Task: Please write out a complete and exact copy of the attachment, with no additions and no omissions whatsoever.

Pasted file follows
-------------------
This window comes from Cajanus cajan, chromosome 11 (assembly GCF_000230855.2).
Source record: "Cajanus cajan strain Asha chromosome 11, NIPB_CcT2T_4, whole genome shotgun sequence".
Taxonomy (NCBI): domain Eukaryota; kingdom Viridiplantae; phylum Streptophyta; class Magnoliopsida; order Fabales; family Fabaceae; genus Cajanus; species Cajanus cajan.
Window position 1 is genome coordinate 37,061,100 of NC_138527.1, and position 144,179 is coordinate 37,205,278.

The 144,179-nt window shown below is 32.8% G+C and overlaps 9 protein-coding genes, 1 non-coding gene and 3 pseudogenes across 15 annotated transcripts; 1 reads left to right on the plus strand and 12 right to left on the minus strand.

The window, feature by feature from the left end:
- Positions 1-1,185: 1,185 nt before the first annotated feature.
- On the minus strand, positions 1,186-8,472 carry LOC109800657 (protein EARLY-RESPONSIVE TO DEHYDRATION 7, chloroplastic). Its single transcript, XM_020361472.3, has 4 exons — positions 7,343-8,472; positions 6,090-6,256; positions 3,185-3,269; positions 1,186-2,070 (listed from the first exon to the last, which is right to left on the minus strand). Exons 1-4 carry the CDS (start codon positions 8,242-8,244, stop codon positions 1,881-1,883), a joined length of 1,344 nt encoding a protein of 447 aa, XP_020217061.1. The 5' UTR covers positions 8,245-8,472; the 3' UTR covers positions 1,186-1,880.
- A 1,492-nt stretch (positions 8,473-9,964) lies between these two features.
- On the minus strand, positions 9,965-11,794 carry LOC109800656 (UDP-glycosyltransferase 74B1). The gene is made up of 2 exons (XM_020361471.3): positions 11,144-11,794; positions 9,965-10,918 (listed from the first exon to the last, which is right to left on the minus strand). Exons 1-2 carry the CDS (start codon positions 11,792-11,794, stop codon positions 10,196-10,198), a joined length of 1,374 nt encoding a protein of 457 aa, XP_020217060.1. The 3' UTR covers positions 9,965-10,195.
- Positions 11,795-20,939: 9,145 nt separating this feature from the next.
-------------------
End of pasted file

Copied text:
This window comes from Cajanus cajan, chromosome 11 (assembly GCF_000230855.2).
Source record: "Cajanus cajan strain Asha chromosome 11, NIPB_CcT2T_4, whole genome shotgun sequence".
Taxonomy (NCBI): domain Eukaryota; kingdom Viridiplantae; phylum Streptophyta; class Magnoliopsida; order Fabales; family Fabaceae; genus Cajanus; species Cajanus cajan.
Window position 1 is genome coordinate 37,061,100 of NC_138527.1, and position 144,179 is coordinate 37,205,278.

The 144,179-nt window shown below is 32.8% G+C and overlaps 9 protein-coding genes, 1 non-coding gene and 3 pseudogenes across 15 annotated transcripts; 1 reads left to right on the plus strand and 12 right to left on the minus strand.

The window, feature by feature from the left end:
- Positions 1-1,185: 1,185 nt before the first annotated feature.
- On the minus strand, positions 1,186-8,472 carry LOC109800657 (protein EARLY-RESPONSIVE TO DEHYDRATION 7, chloroplastic). Its single transcript, XM_020361472.3, has 4 exons — positions 7,343-8,472; positions 6,090-6,256; positions 3,185-3,269; positions 1,186-2,070 (listed from the first exon to the last, which is right to left on the minus strand). Exons 1-4 carry the CDS (start codon positions 8,242-8,244, stop codon positions 1,881-1,883), a joined length of 1,344 nt encoding a protein of 447 aa, XP_020217061.1. The 5' UTR covers positions 8,245-8,472; the 3' UTR covers positions 1,186-1,880.
- A 1,492-nt stretch (positions 8,473-9,964) lies between these two features.
- On the minus strand, positions 9,965-11,794 carry LOC109800656 (UDP-glycosyltransferase 74B1). The gene is made up of 2 exons (XM_020361471.3): positions 11,144-11,794; positions 9,965-10,918 (listed from the first exon to the last, which is right to left on the minus strand). Exons 1-2 carry the CDS (start codon positions 11,792-11,794, stop codon positions 10,196-10,198), a joined length of 1,374 nt encoding a protein of 457 aa, XP_020217060.1. The 3' UTR covers positions 9,965-10,195.
- Positions 11,795-20,939: 9,145 nt separating this feature from the next.